Gene Research Offers Hope for Sona

Work supports potential therapy for fatal bone disorder

Dressed in a blue fairy costume, 7-year-old Sona Brinkman dances around, offering no immediate hint that something’s wrong. Not even subtle cues, like the stiffness in her neck or the way she never lifts her arms above her head, suggest the serious nature of her condition.

Since age 5, Sona’s battled fibrodysplasia ossificans progressiva (FOP), a rare yet deadly genetic disorder that turns muscle, tendons and ligaments into bone. She recently had to give up gymnastics, because any injury—even the simple bumps and bruises of childhood—can spur abnormal bone growth.

FOP, commonly called “Stone Man Syndrome,” begins in childhood and over time builds a “second skeleton” that eventually locks a person in a prison of bone. More than a third of the 800 confirmed cases worldwide are patients in the United States[i].

Few doctors recognize the early signs of the disease, which include short, inwardly bent “big” toes and small lumps on the scalp, neck or back that appear in infancy and early childhood. In fact, it’s often misdiagnosed as cancer.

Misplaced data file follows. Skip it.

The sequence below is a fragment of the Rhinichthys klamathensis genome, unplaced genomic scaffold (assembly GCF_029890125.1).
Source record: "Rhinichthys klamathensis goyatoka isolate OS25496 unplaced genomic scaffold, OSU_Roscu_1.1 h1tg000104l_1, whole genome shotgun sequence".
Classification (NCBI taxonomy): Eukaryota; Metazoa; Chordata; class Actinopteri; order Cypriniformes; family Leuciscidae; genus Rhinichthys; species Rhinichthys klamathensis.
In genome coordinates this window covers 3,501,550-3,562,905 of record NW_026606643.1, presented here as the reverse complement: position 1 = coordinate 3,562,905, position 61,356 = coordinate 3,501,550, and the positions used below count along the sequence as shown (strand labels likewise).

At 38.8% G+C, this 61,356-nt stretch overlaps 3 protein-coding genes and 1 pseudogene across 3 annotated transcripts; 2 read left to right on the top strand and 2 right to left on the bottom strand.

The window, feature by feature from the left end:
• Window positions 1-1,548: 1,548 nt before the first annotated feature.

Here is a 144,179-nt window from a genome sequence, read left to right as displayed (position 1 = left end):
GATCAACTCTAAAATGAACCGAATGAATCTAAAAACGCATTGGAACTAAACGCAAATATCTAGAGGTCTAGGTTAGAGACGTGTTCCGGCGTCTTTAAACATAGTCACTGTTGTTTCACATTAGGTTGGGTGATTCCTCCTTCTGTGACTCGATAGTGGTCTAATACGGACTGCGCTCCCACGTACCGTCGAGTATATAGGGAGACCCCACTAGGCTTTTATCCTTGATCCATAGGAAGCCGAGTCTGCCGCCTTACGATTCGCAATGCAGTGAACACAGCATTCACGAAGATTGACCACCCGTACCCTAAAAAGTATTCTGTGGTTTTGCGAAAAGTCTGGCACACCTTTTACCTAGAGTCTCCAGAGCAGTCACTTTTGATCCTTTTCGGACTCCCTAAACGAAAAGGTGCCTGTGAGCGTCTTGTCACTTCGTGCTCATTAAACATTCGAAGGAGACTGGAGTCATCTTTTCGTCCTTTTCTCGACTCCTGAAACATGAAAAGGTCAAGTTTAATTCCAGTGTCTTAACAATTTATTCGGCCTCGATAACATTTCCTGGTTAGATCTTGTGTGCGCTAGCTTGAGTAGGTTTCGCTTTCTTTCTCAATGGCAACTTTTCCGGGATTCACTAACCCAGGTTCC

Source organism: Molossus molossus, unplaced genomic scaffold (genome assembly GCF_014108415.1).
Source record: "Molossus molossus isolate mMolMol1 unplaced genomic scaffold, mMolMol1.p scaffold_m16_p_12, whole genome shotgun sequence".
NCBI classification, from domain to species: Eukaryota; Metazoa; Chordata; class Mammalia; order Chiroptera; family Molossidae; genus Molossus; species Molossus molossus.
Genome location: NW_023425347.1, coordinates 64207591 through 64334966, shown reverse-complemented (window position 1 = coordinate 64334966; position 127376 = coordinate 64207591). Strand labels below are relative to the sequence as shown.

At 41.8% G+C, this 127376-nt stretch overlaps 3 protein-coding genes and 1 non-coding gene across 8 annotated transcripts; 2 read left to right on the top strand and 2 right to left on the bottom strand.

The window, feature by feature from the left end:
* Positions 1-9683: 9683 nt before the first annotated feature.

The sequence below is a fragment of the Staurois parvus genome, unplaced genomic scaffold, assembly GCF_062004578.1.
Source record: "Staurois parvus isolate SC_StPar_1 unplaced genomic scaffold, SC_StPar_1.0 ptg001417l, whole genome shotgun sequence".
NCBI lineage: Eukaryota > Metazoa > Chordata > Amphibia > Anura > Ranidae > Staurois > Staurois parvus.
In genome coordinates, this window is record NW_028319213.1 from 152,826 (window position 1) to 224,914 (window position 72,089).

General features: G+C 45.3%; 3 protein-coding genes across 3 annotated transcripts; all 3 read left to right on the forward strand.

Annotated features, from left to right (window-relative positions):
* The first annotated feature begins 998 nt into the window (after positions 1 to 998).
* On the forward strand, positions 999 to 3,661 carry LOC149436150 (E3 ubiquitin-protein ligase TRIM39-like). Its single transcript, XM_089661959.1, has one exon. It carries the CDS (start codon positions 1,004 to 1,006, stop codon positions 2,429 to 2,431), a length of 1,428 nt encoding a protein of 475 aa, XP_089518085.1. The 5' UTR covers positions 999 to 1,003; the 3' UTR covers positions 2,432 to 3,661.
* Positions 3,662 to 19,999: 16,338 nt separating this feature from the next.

No one thought anything of the periodic small bumps on Sona’s scalp, but when a large lump persisted on her spine, she underwent a biopsy to rule out a tumor. Shortly afterward, her back and shoulders were covered in extra bone.

“We later learned it was an FOP flare-up, which is when the disease activates and the body begins the process of inappropriate bone formation,” says Sona’s father, Kyle Brinkman. “The surgery likely caused the flare-up, because biopsies are something you shouldn’t do with FOP, but we didn’t know that at the time.”

Such suffering can be avoided with a simple genetic test (see “Diagnosing FOP”). It’s a fact that Kyle Brinkman and Sona’s mom, Aarti Brinkman, MD, a family practitioner, hope to share with other parents and the medical community…


Published on OIC’s website